Monday, June 22, 2015

Kamasi Washington - The Epic (Brainfeeder, 2015)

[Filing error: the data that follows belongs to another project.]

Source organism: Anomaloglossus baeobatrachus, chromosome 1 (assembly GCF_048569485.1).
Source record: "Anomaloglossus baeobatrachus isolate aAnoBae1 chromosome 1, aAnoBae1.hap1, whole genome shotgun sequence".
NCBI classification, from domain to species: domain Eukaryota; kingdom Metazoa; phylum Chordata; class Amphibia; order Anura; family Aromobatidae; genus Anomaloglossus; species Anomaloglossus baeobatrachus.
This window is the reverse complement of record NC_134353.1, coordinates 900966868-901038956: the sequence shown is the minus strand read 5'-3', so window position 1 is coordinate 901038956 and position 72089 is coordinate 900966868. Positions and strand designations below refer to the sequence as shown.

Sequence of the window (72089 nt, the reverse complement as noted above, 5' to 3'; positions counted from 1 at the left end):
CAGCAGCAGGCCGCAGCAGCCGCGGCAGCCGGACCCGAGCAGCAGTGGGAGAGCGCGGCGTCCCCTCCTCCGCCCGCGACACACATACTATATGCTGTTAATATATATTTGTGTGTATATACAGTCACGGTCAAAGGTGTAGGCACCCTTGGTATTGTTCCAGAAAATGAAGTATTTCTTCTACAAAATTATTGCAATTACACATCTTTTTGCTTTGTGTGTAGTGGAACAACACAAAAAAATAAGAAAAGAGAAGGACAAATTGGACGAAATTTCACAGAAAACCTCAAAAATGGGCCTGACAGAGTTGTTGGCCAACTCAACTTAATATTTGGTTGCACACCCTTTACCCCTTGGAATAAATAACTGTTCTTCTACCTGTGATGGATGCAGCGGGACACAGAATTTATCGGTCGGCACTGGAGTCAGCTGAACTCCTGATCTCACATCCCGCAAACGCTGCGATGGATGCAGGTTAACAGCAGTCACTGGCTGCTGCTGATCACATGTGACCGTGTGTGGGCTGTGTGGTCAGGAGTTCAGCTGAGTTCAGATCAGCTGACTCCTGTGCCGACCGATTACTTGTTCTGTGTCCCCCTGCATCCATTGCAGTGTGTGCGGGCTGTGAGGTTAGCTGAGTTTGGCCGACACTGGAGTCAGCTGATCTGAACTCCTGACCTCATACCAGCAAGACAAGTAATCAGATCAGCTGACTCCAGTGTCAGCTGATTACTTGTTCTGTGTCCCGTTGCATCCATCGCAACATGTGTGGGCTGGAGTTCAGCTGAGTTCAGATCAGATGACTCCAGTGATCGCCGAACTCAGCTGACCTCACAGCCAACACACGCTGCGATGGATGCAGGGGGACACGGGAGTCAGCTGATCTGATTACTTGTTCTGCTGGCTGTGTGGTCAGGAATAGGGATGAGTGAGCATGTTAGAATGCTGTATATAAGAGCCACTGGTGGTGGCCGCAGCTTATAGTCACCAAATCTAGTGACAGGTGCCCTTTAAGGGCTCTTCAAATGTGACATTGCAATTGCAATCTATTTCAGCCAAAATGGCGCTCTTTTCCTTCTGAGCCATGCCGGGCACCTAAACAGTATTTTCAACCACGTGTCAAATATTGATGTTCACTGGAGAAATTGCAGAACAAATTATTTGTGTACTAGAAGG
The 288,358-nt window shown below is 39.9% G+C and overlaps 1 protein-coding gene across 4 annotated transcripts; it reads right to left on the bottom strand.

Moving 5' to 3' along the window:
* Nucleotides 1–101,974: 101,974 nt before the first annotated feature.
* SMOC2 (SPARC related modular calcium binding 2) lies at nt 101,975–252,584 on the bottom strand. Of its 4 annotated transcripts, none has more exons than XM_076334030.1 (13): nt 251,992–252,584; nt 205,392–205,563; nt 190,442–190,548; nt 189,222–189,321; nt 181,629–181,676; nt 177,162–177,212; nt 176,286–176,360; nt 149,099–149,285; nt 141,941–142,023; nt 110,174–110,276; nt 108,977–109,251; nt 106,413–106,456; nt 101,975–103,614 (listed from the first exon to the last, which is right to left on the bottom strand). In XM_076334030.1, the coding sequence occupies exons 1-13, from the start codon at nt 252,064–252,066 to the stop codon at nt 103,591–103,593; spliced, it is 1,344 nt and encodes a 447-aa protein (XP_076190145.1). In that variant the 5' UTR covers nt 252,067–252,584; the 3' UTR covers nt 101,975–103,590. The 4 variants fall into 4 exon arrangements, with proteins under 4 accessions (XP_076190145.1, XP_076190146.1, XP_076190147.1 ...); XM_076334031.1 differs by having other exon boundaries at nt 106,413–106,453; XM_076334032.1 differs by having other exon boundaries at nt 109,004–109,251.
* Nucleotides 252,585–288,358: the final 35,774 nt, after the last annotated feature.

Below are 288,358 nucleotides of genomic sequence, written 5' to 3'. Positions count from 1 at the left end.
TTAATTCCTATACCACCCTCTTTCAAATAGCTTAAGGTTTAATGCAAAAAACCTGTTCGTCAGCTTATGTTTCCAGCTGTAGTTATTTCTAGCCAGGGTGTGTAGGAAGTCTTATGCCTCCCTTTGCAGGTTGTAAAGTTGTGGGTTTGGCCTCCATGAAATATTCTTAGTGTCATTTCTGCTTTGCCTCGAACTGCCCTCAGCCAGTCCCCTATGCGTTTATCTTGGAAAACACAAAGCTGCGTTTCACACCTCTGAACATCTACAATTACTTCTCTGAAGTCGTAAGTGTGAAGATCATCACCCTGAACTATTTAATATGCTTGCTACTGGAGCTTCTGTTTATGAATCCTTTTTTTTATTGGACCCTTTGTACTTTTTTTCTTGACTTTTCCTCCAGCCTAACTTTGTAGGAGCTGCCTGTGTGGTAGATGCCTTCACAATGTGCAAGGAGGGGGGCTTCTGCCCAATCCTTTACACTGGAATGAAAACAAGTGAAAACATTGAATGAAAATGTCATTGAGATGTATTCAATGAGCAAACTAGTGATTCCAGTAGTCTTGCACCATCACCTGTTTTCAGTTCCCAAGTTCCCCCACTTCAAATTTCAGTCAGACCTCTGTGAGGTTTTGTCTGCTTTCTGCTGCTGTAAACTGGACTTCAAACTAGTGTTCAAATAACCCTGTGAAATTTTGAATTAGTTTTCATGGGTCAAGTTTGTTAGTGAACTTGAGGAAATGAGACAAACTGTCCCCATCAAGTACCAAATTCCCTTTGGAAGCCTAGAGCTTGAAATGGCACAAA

Much has been made of saxophonist Kamasi Washington’s association with hip-hop luminaries on records and on tour, but his jazz pedigree is equally strong. Graduating from UCLA as well as Gerald Wilson’s big band prepared him for just about everything. He uses all of those influences and his own style on this appropriately titled three CD jazz band plus choir and strings extravaganza.  The opening  “Change of the Guard” features heavy saxophone and McCoy Tyner influenced piano, with choir and strings that recall Alice Coltrane’s early 70’s Impulse Records recordings. Using guitar against lavish orchestral backdrop, Washing builds a solid foundation for a powerfully built and occasionally overblown solo that recalls Pharoah Sanders, before returning the choir to the front juxtaposed against thrashing drums. “Final Thought” has a keyboard opening before the gales of piano and saxophone that have notions of the great early McCoy Tyner live albums Enlightenment and Atlantis allowing Washington to really double down and show what a deep and powerful musician he is. The music he is hot and fast, and coming in at 6:32 it is the shortest track on the album: pithy, fast and a true highlight. After that “The Rhythm Changes” throws us a curveball with subtle female vocals and a spacious trumpet solo, before the swelling strings and choir swallow everything up. “Miss Understanding” puts Washington back in the driver’s seat with slamming saxophone over the choir and hot drums and some challenging trumpet. There is a fine bass and drum pulse and an especially inspired bass feature. The drums and bass also feature prominently on “The Magnificent 7” moving on their own and supporting Washington along with and muscular piano, which cut through the musical thicket. There is a very interesting arrangement of “Cherokee” with soulful vocals remaking the bebop flag-waver into a funky soul jazz piece. Washington bides his time and shows some some very confident saxophone playing, caressing the melody along with fine rhythm accompaniment. In the end this is an exhausting album, and while he doesn’t re-invent the wheel, it is an admirable and audacious one. Kamasi Washington is an excellent saxophonist and his arrangements put jazz, funk and the kitchen sink into the blender with mostly successful results. The Epic -

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